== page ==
Given the Australian community’s relatively liberal attitude toward homosexuality and how future events would transpire, it is clear that Stuart’s concerns were unnecessarily exaggerated, although did not seem so to Stuart in 1983.

On one occasion, when some gay friends persuaded him to attend the Sydney Gay and Lesbian Mardi Gras Stuart’s paranoia came to the fore. Although he would never have donned a costume or be seen on a float or in the march, he did allow himself to be taken to the post-parade party held at Moore Park, but while others revelled with abandon, Stuart spent the evening lurking behind a tree in fear of being recognised.

His companions and good friends felt obliged to keep him company and one of them later recalled that it wasn’t the best Mardi Gras party he’d ever been to, while another friend summed up Stuart’s irrational fear with the succinct observation: ‘Oh well, that was Stuart!’.

Stuart covered his tracks carefully but the identity of some of his lovers is known and he seems to have been deeply attached to them. One was a talented photographer with whom Stuart fell deeply in love and who broke Stuart’s heart when he was unable to match the level of commitment Stuart offered. Another was a sales assistant who worked in a department store, their relationship ended by Stuart on this occasion. There were others, including (it is rumoured) another prominent public figure.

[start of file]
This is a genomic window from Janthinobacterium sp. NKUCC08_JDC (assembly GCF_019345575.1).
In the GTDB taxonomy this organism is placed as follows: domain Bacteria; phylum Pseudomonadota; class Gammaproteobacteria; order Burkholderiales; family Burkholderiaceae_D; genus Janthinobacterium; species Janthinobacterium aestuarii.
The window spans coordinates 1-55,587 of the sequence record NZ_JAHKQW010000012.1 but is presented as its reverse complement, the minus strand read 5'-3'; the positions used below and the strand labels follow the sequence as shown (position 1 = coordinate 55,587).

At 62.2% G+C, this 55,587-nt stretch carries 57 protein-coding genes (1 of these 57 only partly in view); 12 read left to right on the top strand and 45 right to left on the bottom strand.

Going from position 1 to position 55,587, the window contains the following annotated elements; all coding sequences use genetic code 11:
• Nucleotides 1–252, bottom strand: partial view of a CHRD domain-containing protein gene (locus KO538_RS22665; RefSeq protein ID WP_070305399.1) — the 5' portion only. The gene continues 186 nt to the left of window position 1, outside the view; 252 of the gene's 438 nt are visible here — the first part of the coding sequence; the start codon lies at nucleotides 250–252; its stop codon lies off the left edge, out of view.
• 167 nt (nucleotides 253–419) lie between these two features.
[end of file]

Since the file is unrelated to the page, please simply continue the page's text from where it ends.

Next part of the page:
Some of these men became Stuart’s friends; some of his friends looked back in later years and regretted they had not been lovers. In a moment of unusual candour, Stuart once told a journalist:

‘I want to love unconditionally. It’s one of the ideals of sainthood, if you like. But I’m not a saint. People sometimes drive me around the bend! I find myself reacting yet again in the same old patterns. But you try, you try.’

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In respect of World AIDS Day, we will donate $10 from each new CutCommon subscription toward YEAH! Youth Empowerment against HIV/AIDS, our chosen organisation from the Australian World AIDS Day affiliations.

Subscribe to CutCommon and you will also go into the draw to win a copy of Richard Davis’ book, Close to the Flame: The Life of Stuart Challender (RRP: $45.00).

About the author

Richard Davis is an internationally acclaimed writer specialising in biographies. Close to the Flame: The life of Stuart Challender is the latest in a series devoted to the lives of famous Australian musicians. Previous titles include Wotan’s Daughter: The life of Marjorie Lawrence, published by Wakefield Press, and biographies of pianists Geoffrey Parsons and Eileen Joyce. These have enjoyed international critical success and earned Richard the Joan Sutherland and Richard Bonynge Award for the Arts. Richard is also the author of some lighter books including the popular Great Australian Ghost Stories. He also teaches creative writing.

 

Subscription offer concludes December 2.

 


Images courtesy Wakefield Press. Featured image by John Marmaras.